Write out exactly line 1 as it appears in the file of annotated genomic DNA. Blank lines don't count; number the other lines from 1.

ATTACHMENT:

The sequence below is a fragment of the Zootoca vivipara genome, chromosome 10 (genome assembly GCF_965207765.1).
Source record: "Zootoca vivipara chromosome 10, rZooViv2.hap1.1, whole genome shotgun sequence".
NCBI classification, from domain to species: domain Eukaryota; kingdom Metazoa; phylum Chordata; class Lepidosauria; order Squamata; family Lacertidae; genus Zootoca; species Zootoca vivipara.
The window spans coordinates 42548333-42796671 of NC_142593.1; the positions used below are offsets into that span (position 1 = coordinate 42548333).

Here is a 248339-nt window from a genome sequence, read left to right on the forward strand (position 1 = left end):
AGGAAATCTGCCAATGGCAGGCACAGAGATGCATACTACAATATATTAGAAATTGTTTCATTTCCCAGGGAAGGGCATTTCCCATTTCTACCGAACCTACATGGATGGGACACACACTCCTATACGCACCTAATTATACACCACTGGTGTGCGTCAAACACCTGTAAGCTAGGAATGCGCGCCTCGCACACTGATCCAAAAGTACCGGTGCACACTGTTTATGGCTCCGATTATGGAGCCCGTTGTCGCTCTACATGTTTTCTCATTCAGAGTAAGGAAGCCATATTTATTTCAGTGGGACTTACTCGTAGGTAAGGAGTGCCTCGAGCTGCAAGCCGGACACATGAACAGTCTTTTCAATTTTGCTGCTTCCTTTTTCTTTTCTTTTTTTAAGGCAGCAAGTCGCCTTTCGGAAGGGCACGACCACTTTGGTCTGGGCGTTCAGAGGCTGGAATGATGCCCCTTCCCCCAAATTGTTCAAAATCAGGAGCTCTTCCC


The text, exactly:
The sequence below is a fragment of the Zootoca vivipara genome, chromosome 10 (genome assembly GCF_965207765.1).